Standing at the edge of Cezar Wairere’s grave, a fistful of earth and grit in my hand, I look down at those yellow pajamas, the white teddy bear next to the coffin, a few toys, and flowers. The scattered earth has begun to cover them, fistful by fistful. The space inside of me returns. I let go of my handful of earth and then walk through the graves until I stand looking at bushes, flax, weeds, the hill, the mist hovering in the air.

Several years ago this month, we buried the baby of our dear friends. His name was Noah Ranui. He was nearly one and he was beautiful. His death was from a heart defect. On that day, Sol was only two years old, Zaviera was still a baby, Joaquin had not been born. Kneeling at his grave, Sol climbed up in my arms with a fistful of dandelions. He brushed my eyelids with his fingertips, the flowers trailing against my skin. He said, “Close your eyes mommy, it’s okay. Close your eyes.” And then he pressed his nose into mine.

On that day, I feared all of the things that could happen to my children; the illnesses, the accidents. On this day I am mourning something that could have been prevented. This baby was murdered. I refuse to use pretty language, to soften the reality.

Murder is defined as: “The unlawful killing of another human being without justification or excuse. To kill brutally or inhumanly.”

I have learned that when violence takes the life of an adult, we say ‘murder.’ But when a baby is killed by violence we use words like ‘tragedy’ ‘abuse’ ‘wrongdoing’.

I stand in the rain and I feel arms around my waist. It is Sol. I pick him up and he lets his body relax into mine as I cry. He is five years old, and there are no dandelions in his fist, but once again, my brave, question-asking son stands within the gap between me and God.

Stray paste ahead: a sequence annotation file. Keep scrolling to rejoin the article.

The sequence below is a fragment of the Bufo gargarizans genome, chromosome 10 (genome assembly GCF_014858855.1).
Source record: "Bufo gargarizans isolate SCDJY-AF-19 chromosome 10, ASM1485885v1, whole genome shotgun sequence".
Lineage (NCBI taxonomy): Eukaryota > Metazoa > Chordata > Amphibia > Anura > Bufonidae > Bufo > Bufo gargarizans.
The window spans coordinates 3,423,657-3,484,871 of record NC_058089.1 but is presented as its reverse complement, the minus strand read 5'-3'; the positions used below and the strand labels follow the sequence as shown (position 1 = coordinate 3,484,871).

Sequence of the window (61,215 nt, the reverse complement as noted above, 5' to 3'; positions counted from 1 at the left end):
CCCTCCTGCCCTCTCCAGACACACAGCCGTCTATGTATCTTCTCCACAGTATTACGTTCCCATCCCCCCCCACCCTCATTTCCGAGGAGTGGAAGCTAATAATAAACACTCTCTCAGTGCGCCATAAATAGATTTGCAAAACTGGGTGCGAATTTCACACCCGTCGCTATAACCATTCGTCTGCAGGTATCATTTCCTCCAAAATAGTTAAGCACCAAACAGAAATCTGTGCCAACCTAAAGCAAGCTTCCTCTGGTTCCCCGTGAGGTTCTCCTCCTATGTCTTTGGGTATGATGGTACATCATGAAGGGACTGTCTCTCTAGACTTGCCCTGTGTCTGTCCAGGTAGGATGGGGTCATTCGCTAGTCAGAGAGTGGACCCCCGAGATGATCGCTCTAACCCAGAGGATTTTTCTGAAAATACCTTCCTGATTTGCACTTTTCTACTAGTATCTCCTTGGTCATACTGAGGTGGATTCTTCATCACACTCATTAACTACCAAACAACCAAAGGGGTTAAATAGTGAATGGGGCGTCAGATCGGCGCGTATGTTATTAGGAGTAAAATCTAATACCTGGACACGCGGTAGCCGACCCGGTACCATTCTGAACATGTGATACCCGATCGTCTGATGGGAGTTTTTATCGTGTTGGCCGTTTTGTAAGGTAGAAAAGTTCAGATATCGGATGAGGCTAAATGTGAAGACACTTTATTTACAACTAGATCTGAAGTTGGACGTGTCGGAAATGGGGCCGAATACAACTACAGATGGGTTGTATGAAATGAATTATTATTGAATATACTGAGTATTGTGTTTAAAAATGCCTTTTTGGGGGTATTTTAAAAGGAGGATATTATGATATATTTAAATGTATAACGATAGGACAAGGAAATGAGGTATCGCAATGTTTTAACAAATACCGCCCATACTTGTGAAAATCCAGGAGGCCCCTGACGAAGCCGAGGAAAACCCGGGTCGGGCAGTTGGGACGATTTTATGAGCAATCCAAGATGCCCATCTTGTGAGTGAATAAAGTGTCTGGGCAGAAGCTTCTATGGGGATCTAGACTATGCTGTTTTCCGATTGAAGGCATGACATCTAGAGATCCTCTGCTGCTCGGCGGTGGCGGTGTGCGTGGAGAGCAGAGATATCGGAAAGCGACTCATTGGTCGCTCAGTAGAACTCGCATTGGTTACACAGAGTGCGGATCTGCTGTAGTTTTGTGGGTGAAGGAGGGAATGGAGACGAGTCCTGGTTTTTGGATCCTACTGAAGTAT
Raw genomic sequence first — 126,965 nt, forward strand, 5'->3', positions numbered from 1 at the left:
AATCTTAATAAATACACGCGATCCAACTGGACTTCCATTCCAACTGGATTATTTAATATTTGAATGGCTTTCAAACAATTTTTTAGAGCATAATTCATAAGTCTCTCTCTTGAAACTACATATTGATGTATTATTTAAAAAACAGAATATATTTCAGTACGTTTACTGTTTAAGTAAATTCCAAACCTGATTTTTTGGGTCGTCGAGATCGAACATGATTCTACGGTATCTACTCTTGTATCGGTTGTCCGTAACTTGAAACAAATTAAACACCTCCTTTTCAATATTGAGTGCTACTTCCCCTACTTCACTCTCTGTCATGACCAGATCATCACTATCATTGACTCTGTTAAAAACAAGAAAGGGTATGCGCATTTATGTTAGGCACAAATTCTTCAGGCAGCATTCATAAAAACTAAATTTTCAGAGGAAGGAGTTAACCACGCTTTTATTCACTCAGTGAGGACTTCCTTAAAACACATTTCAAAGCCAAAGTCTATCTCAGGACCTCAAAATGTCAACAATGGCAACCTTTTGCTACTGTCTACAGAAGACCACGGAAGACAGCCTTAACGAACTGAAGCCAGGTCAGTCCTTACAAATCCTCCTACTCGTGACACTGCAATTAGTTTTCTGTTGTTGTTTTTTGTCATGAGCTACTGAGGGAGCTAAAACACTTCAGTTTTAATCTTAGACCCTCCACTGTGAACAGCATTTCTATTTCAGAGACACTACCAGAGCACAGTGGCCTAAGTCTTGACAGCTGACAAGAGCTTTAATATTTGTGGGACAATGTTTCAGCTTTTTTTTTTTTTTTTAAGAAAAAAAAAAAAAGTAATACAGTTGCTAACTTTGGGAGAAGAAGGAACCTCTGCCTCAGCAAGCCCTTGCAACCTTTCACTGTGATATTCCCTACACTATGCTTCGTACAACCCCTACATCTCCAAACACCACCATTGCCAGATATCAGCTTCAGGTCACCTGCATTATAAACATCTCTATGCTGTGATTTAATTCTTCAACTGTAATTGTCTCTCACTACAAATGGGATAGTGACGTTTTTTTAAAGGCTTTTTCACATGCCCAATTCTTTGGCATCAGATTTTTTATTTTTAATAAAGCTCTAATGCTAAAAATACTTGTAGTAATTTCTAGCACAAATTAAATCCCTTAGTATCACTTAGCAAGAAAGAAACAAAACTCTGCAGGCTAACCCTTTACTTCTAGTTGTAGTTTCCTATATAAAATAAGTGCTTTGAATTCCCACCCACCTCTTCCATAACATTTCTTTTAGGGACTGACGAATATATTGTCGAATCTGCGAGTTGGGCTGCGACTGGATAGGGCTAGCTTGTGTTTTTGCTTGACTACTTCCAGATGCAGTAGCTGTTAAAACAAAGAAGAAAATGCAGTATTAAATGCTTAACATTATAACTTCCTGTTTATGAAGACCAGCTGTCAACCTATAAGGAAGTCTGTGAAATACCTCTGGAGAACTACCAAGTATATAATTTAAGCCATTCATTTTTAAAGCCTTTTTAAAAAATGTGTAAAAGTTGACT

These are things that will not go away inside of me as the earth covers the small body of a baby boy. It will not go away as we get back to the daily acts of living.

Cezar Wairere Taylor, I will not bury your spirit in euphemisms and platitudes. I know you are beyond the reach of anger, pain, or sorrow, but here on this earth, while I breathe and live and hold my babies, I will not forget what has been done to you. God Bless you.

Eros-Alegra Clarke is editor-in-chief of Milk & Ink, an online literary magazine that celebrates “family in the extreme,” which just published its first literary Anthology, Milk & Ink: A Mosaic of Motherhood. She won the 76th Annual Writer’s Digest grand prize for her personal essay, “Salamander Prayer,” and placed in the 4th Annual Writer’s Digest Poetry Awards. She was nominated by Writer’s Digest for the top 101 Best Websites for Writers.   She can be found blogging about life, writing, and motherhood at: http://alegra22.wordpress.com/ and  www.milkandink.com.